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Cancer-specific variation in emergency presentation by sex, age and deprivation across 27 common and rarer cancers

Overview of attention for article published in British Journal of Cancer, March 2015
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About this Attention Score

  • In the top 25% of all research outputs scored by Altmetric
  • Good Attention Score compared to outputs of the same age (78th percentile)

Mentioned by

news
1 news outlet

Citations

dimensions_citation
41 Dimensions

Readers on

mendeley
64 Mendeley
Title
Cancer-specific variation in emergency presentation by sex, age and deprivation across 27 common and rarer cancers
Published in
British Journal of Cancer, March 2015
DOI 10.1038/bjc.2015.52
Pubmed ID
Authors

G A Abel, J Shelton, S Johnson, L Elliss-Brookes, G Lyratzopoulos

Abstract

Background:Although overall sociodemographic and cancer site variation in the risk of cancer diagnosis through emergency presentation has been previously described, relatively little is known about how this risk may vary differentially by sex, age and deprivation group between patients with a given cancer.Methods:Data from the Routes to Diagnosis project on 749 645 patients (2006-2010) with any of 27 cancers that can occur in either sex were analysed. Crude proportions and crude and adjusted odds ratios were calculated for emergency presentation, and interactions between sex, age and deprivation with cancer were examined.Results:The overall proportion of patients diagnosed through emergency presentation varied greatly by cancer. Compared with men, women were at greater risk for emergency presentation for bladder, brain, rectal, liver, stomach, colon and lung cancer (e.g., bladder cancer-specific odds ratio for women vs men, 1.50; 95% CI 1.39-1.60), whereas the opposite was true for oral/oropharyngeal cancer, lymphomas and melanoma (e.g., oropharyngeal cancer-specific odds ratio for women vs men, 0.49; 95% CI 0.32-0.73). Similarly, younger patients were at higher risk for emergency presentation for acute leukaemia, colon, stomach and oesophageal cancer (e.g., colon cancer-specific odds ratio in 35-44- vs 65-74-year-olds, 2.01; 95% CI 1.76-2.30) and older patients for laryngeal, melanoma, thyroid, oral and Hodgkin's lymphoma (e.g., melanoma specific odds ratio in 35-44- vs 65-74-year-olds, 0.20; 95% CI 0.12-0.33). Inequalities in the risk of emergency presentation by deprivation group were greatest for oral/oropharyngeal, anal, laryngeal and small intestine cancers.Conclusions:Among patients with the same cancer, the risk for emergency presentation varies notably by sex, age and deprivation group. The findings suggest that, beyond tumour biology, diagnosis through an emergency route may be associated both with psychosocial processes, which can delay seeking of medical help, and with difficulties in suspecting the diagnosis of cancer after presentation.British Journal of Cancer advance online publication, 3 March 2015; doi:10.1038/bjc.2015.52 www.bjcancer.com.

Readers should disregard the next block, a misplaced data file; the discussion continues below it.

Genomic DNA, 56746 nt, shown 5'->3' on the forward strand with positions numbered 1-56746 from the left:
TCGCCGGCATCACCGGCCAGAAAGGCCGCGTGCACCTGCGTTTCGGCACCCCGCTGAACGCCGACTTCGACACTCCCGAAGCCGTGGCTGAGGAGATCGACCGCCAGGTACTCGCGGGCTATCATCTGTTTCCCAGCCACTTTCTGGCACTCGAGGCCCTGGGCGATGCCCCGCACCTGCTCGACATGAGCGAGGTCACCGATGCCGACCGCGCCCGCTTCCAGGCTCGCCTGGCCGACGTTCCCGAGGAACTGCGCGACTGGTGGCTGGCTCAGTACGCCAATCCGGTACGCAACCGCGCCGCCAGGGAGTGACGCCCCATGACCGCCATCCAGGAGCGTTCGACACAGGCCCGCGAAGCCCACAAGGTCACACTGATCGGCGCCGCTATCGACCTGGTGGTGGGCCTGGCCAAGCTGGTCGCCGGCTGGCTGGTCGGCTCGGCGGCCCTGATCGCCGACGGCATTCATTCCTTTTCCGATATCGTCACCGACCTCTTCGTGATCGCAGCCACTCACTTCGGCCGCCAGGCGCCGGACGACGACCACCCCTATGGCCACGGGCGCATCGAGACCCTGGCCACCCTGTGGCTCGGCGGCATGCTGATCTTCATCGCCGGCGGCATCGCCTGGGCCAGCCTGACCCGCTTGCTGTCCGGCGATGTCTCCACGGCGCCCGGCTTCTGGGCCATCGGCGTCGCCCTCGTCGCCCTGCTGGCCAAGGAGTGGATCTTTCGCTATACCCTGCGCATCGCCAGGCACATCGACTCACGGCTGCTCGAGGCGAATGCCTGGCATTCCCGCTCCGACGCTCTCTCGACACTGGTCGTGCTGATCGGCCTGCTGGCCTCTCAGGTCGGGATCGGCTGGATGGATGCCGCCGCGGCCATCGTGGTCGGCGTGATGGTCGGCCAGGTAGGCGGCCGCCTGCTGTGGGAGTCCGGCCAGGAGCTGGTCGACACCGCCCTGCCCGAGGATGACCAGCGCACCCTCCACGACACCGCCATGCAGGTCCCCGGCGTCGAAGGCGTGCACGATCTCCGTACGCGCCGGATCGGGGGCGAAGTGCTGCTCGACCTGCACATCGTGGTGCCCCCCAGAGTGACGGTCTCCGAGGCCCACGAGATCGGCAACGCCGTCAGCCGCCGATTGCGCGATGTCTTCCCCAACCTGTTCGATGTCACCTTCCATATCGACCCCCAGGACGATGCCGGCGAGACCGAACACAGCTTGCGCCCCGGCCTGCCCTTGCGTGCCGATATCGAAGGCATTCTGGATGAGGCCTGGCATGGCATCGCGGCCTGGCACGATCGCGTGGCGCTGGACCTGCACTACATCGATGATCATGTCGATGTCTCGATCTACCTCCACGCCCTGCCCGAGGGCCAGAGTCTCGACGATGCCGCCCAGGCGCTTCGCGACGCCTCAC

Mendeley readers

The data shown below were compiled from readership statistics for 64 Mendeley readers of this research output. Click here to see the associated Mendeley record.

Geographical breakdown

Country Count As %
United Kingdom 2 3%
Unknown 62 97%

Demographic breakdown

Readers by professional status Count As %
Researcher 15 23%
Student > Ph. D. Student 10 16%
Other 8 13%
Student > Postgraduate 6 9%
Unspecified 5 8%
Other 20 31%
Readers by discipline Count As %
Medicine and Dentistry 36 56%
Unspecified 13 20%
Mathematics 3 5%
Psychology 3 5%
Agricultural and Biological Sciences 3 5%
Other 6 9%

Attention Score in Context

This research output has an Altmetric Attention Score of 7. This is our high-level measure of the quality and quantity of online attention that it has received. This Attention Score, as well as the ranking and number of research outputs shown below, was calculated when the research output was last mentioned on 04 March 2015.
All research outputs
#661,938
of 4,833,230 outputs
Outputs from British Journal of Cancer
#774
of 2,742 outputs
Outputs of similar age
#29,995
of 144,789 outputs
Outputs of similar age from British Journal of Cancer
#109
of 135 outputs
Altmetric has tracked 4,833,230 research outputs across all sources so far. Compared to these this one has done well and is in the 85th percentile: it's in the top 25% of all research outputs ever tracked by Altmetric.
So far Altmetric has tracked 2,742 research outputs from this source. They typically receive a little more attention than average, with a mean Attention Score of 7.3. This one has gotten more attention than average, scoring higher than 66% of its peers.
Older research outputs will score higher simply because they've had more time to accumulate mentions. To account for age we can compare this Altmetric Attention Score to the 144,789 tracked outputs that were published within six weeks on either side of this one in any source. This one has done well, scoring higher than 78% of its contemporaries.
We're also able to compare this research output to 135 others from the same source and published within six weeks on either side of this one. This one is in the 2nd percentile – i.e., 2% of its contemporaries scored the same or lower than it.